Oyster mushroom contains ergothioneine, a special molecule that helps maintain normal levels of oxidative stress in cells. Through a stroke of evolutionary coincidence (perhaps), humans have cellular transporters that move these molecules into our cells, where it is a powerful regulator of oxidation. While many antioxidants also generate oxidation, ergothioneine is unique in its ability to eliminate it without causing damage itself. Furthermore, it remains in cells for a long time, serving as a back-up source, or reservoir, in case our other defenses are exhausted. Ergothioneine supports cellular glutathione levels as well, bolstering our natural defenses, and even chelates metal ions that can cause oxidative damage. Human research suggests that higher levels of ergothioneine correlate with healthy memory and motor function, and also suggests a positive relationship between levels of ergothioneine in the blood and the brain, indicating its ability to pass the blood-brain barrier.
In the brain, ergothioneine wards of oxidative damage in our neurons. Oxidative damage hurts many parts of our cells, including cell membranes, proteins, mitochondria, and other organelles. Damaged proteins like beta-amyloid can accumulate in and around neuronal membranes and lead to changes in normal neuron function, memory, and cognitive function. Damage to mitochondria leads to changes in their ability to keep cells alive and healthy. Ergothioneine can move into cells through a specific transporter, OCTN1, that is present in many human cell types. These transporters are found in kidney cells, lung cells, immune cells, cells of the cerebellum, and red blood cells. When these transporters break down, there are changes in normal immune regulation, suggesting it is essential for health. Higher levels of ergothioneine are associated with higher levels of glutathione, a major antioxidant. Overall, the ergothioneine in oyster mushrooms maintains healthy levels of oxidation in our cells, helping to regulate and maintain normal nervous system and memory function.
Lion’s mane contains a few important molecules that help maintain nervous system health. These molecules are found in the body of the mushroom (hericenones) and the mycelium (erinacine). Hericenones inhibit inflammatory transcription factors that lead to the expression of inflammatory signaling molecules. They also lead to the production of nerve growth factor synthase, an enzyme that makes nerve growth factor, which helps neurons grow and prevents them from dying. Loss of normal nerve growth is associated with changes in memory function, and nerve growth factor also helps damaged nerves heal. Importantly, nerve growth factor cannot cross the blood-brain barrier, so we can’t just take it as a supplement. Hericenones and erinacines can both stimulate the production of nerve growth factor by themselves. Clinical trials show that lion’s mane helps support normal nerve regeneration and maintain normal cognitive function, memory, and mood.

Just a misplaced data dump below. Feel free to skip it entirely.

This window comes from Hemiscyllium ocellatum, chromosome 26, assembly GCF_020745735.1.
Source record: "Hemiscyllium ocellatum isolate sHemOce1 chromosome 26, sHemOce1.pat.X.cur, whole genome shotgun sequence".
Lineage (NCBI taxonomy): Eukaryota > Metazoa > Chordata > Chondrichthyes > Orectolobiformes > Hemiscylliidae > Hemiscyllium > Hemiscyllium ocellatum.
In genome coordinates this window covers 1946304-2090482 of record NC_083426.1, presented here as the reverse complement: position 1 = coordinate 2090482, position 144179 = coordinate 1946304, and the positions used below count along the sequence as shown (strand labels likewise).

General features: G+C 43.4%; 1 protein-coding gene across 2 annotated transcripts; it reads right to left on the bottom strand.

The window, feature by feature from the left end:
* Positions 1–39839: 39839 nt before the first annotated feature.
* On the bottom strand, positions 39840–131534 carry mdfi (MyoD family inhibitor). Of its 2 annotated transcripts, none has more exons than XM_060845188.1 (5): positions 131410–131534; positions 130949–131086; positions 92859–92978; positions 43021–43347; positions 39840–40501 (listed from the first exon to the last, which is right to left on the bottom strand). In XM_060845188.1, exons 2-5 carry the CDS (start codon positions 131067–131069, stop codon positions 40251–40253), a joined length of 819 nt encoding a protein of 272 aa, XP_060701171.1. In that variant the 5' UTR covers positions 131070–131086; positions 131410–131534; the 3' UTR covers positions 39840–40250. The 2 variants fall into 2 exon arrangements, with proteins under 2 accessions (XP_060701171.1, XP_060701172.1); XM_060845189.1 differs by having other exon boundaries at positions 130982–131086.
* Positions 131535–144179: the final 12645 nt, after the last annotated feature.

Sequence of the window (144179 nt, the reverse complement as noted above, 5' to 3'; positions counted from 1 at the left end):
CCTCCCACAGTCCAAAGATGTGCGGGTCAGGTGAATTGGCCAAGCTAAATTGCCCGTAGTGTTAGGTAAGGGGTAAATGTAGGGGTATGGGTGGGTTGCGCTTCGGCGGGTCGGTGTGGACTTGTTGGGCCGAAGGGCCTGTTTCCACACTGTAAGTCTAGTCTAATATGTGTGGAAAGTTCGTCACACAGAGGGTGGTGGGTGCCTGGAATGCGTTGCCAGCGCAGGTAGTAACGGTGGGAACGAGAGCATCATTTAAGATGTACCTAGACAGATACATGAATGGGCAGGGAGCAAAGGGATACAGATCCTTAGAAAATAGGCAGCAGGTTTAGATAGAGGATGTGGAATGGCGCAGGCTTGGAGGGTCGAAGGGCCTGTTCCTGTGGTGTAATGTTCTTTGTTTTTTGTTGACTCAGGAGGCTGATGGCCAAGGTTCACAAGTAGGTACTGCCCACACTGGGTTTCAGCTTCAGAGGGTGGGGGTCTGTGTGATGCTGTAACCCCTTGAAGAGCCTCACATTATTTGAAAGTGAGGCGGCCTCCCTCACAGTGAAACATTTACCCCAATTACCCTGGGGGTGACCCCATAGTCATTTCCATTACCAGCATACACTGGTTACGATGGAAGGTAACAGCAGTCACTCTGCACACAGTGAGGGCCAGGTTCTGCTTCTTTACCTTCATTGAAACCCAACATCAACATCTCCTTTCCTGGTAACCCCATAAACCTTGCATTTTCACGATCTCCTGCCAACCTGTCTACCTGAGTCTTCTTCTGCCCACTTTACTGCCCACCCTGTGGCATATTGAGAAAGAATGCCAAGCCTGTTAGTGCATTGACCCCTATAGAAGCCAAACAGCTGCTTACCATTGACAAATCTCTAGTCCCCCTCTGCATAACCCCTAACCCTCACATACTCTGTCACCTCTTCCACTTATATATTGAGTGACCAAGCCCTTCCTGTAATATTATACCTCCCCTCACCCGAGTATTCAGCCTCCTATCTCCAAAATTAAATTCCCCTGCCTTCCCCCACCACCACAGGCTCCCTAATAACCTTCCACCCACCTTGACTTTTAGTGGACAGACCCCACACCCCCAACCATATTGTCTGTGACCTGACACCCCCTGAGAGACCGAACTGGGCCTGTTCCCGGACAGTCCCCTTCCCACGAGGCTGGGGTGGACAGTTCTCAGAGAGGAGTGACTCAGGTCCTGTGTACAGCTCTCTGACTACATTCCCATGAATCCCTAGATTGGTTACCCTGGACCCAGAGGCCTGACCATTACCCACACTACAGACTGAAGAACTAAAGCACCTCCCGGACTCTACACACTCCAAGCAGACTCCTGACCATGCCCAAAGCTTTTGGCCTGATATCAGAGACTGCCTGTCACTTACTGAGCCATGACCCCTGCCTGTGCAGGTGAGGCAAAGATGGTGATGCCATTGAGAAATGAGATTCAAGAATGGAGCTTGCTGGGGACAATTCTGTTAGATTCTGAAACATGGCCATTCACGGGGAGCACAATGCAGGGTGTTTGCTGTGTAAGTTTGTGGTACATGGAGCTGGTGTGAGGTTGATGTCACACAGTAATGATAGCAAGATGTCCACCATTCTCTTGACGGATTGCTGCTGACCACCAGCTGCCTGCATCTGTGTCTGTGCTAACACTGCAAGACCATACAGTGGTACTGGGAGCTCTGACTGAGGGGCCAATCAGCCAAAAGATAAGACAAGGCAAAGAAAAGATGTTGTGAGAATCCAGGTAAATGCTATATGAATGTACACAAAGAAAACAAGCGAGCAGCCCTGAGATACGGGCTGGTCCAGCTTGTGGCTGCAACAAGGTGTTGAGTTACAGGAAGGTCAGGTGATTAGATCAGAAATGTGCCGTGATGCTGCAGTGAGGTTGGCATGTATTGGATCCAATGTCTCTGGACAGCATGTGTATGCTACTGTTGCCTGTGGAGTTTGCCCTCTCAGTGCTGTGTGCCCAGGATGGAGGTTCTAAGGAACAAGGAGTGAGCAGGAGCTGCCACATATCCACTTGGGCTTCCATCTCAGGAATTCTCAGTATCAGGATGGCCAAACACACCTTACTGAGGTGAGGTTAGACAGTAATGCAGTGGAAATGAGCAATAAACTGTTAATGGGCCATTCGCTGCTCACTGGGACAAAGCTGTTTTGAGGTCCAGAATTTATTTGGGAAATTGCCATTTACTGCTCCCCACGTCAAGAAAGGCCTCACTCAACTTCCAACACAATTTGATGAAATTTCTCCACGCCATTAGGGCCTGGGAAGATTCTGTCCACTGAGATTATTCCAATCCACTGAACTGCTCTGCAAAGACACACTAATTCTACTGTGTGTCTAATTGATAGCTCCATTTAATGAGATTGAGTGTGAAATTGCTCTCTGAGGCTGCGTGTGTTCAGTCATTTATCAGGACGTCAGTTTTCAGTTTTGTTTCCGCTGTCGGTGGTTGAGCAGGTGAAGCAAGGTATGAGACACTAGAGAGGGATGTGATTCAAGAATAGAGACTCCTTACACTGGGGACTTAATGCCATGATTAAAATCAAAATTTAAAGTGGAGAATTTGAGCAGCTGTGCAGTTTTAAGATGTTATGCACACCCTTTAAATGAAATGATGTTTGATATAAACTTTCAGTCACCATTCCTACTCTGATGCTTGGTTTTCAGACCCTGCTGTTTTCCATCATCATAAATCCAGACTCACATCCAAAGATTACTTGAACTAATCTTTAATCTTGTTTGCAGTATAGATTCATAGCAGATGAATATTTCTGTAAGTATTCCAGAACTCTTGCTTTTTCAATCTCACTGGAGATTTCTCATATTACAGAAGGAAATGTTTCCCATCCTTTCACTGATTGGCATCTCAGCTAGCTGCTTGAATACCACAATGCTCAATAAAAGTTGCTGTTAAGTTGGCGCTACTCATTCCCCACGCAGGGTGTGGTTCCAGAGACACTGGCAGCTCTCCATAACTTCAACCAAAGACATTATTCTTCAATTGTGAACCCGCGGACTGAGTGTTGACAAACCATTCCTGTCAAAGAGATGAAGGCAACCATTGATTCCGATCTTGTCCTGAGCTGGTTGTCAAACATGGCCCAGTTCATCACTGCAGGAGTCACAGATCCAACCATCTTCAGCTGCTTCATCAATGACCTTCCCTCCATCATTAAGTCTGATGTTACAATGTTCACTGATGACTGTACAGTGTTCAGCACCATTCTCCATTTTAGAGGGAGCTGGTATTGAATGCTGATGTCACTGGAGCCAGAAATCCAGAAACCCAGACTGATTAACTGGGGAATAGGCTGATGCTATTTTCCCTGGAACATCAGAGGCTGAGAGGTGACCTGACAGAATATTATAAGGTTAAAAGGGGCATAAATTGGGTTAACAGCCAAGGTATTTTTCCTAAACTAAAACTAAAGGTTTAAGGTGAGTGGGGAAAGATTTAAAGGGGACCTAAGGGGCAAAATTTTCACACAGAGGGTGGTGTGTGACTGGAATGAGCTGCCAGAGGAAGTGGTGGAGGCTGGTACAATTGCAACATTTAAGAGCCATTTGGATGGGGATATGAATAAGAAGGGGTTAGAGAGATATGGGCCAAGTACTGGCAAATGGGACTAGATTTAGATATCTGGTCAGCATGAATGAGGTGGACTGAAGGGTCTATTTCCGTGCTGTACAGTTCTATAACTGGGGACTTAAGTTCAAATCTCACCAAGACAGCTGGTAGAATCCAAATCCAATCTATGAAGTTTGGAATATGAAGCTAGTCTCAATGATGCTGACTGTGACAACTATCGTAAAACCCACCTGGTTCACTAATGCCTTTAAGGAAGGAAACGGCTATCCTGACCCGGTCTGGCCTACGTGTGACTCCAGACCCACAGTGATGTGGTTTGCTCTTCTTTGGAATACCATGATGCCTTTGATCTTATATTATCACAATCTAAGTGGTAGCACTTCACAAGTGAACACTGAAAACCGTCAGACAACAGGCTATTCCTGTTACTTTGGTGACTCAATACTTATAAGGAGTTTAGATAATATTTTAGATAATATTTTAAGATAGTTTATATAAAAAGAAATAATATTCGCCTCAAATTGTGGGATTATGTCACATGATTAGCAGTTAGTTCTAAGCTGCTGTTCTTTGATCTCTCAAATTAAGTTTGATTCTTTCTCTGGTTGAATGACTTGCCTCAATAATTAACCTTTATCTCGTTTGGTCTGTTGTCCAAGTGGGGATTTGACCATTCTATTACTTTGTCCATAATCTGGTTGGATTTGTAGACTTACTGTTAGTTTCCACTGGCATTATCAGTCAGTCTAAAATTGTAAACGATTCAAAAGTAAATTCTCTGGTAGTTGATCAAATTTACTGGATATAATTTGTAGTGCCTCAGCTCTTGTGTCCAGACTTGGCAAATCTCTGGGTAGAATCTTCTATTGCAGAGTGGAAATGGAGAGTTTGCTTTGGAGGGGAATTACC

Tremella contains a large amount of polysaccharide (sugars) compared to other mushrooms. It helps support normal acetylcholine levels in the hippocampus, the center of memory in the human brain. The loss of acetylcholine in the hippocampus is associated with changes in normal memory function. Tremella also improves the utilization of glucose in neurons, a key marker of brain health. A clinical trial with 75 human subjects found that tremella helped support short term memory and executive performance, which was associated with an increase in the brain’s gray matter volume in multiple brain regions.
The Big Picture
Our brains and nervous systems are complex, and as we age we pick up bumps and bruises in the form of accumulated oxidative stress and damage, abnormal proteins in and around our neurons, and the loss of the growth signals needed for maintenance and repair. Oyster mushroom provides a natural buffer against oxidative damage, keeping all of the parts of all of our neurons safe and protected. Lion’s Mane provides a push towards growth and maintenance of the brain and the nerves and helps bolster normal memory, cognitive function, and mood. Tremella supports the memory centers of our brain, the production of important neurotransmitters, and our gray matter, as well as supporting normal memory and executive performance. Together, they make a powerful formula to keep you, your brain, and your nerves strong and healthy, so you can be the best you that you can be.